Optimism about good rainy season
06 September 2021 | Weather
The bulk of Namibia is expected to experience increased chances of normal to above-normal rainfall for October to December this year.
According to the 25th Annual Southern Africa Regional Climate Outlook Forum, this will persist for most of Namibia until February.
The forum was held virtually from 30 to 31 August to present a consensus outlook for the 2021/2022 rainfall season over the SADC region.
According to the outlook, the bulk of SADC is likely to receive normal to above-normal rainfall for most of October to December, while the north-western part of Angola, most of the Democratic Republic of Congo, western and southern Madagascar, northern Malawi, northern Mozambique, western fringes of Namibia and South Africa, south-western United Republic of Tanzania and north-eastern Zambia are expected to experience normal to below-normal rains.
The January to March period is expected to yield normal to above-normal rainfall for most of the region except for the south-western fringes of Angola, the western fringes of Namibia and South Africa.
The climate scientists took into account oceanic and atmospheric factors that influence the climate over the SADC region, including the El Niño-Southern Oscillation (ENSO), which is currently in its neutral phase.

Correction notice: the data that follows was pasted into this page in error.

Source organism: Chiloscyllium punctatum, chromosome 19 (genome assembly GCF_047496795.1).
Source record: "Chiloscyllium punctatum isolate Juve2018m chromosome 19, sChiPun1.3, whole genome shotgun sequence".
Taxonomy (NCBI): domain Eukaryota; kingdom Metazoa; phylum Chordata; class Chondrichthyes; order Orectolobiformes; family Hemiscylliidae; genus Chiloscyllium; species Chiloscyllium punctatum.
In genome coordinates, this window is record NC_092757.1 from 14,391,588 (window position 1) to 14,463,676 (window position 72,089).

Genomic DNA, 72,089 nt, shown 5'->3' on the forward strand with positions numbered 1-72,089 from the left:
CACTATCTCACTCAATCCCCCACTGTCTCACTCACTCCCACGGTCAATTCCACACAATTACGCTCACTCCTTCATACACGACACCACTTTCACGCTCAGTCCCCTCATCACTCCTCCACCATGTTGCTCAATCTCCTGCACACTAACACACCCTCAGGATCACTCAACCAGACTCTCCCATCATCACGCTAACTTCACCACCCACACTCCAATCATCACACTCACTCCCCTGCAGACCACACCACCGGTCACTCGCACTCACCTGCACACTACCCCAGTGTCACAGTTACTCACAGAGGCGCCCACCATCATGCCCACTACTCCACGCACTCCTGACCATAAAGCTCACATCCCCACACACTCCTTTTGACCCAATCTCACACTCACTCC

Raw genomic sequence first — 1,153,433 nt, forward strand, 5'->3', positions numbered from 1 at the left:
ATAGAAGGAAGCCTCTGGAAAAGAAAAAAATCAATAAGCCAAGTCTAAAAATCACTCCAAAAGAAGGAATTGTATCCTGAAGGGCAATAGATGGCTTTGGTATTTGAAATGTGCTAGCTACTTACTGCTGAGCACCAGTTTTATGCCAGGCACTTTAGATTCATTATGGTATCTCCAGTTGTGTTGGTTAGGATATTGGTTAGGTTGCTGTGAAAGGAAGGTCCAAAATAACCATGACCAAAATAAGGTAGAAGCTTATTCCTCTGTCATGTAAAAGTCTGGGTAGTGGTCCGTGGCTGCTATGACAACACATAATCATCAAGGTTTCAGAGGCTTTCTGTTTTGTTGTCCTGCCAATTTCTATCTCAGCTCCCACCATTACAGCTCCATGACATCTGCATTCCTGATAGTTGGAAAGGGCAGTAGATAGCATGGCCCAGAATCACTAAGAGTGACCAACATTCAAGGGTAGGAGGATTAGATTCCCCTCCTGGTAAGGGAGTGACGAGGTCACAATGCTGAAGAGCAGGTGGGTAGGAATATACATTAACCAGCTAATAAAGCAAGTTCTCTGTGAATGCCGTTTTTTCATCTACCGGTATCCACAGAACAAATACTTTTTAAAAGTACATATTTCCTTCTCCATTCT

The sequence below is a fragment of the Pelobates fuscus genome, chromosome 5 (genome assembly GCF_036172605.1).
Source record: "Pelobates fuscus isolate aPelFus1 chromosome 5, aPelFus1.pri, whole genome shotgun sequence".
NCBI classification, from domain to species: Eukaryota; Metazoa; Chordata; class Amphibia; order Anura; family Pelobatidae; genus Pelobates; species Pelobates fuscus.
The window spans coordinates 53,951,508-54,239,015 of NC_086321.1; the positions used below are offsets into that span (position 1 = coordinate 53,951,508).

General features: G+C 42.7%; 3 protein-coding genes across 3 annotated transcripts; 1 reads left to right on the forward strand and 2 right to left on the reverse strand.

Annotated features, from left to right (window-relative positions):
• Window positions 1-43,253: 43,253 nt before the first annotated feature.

The ENSO is projected to evolve into a weak La Niña phase during the forecast period. There is also an increased chance of a negative Indian Ocean Dipole (IOD) and a neutral Subtropical Indian Ocean (SIOD) by the end of the March 2022.
Meanwhile, South African weather expert Johan van den Berg said minimum temperatures will remain below average, and mostly below 10 degrees Celsius, in the central to southern parts of Namibia for at least the first three weeks of September.
According to him, it will be hot over the northern parts from about the second week of September.
“Little or no rainfall is expected until at least the middle of October. Outlooks are very positive for summer rainfall, starting from about November,” Van den Berg said.
According to the latest dam bulletin issued by NamWater this week, the total average level of Namibia’s dams stands at 80.9%, in comparison to 27.1% last season.
Namibia’s largest dam, Neckartal, is currently 96.3% full, while last season it was only 10.4% full.
In central Namibia, the average of the dam levels stands at 76.1%, compared to last season’s 69%.
In the south, the average level of the dams stands at 86.7% compared to last season’s 22.9%.
In the east of the country, the total average of the dam levels is 34.4%, which is only slightly more than last season’s 28.4%.
In other parts of the country, the Omaruru Delta located in the Erongo Region and the Omatjenne dams in Otjozondjupa are empty, the same as last season.
The Olushandja Dam in Oshana is 20.7% full, compared to last season’s 18.6%.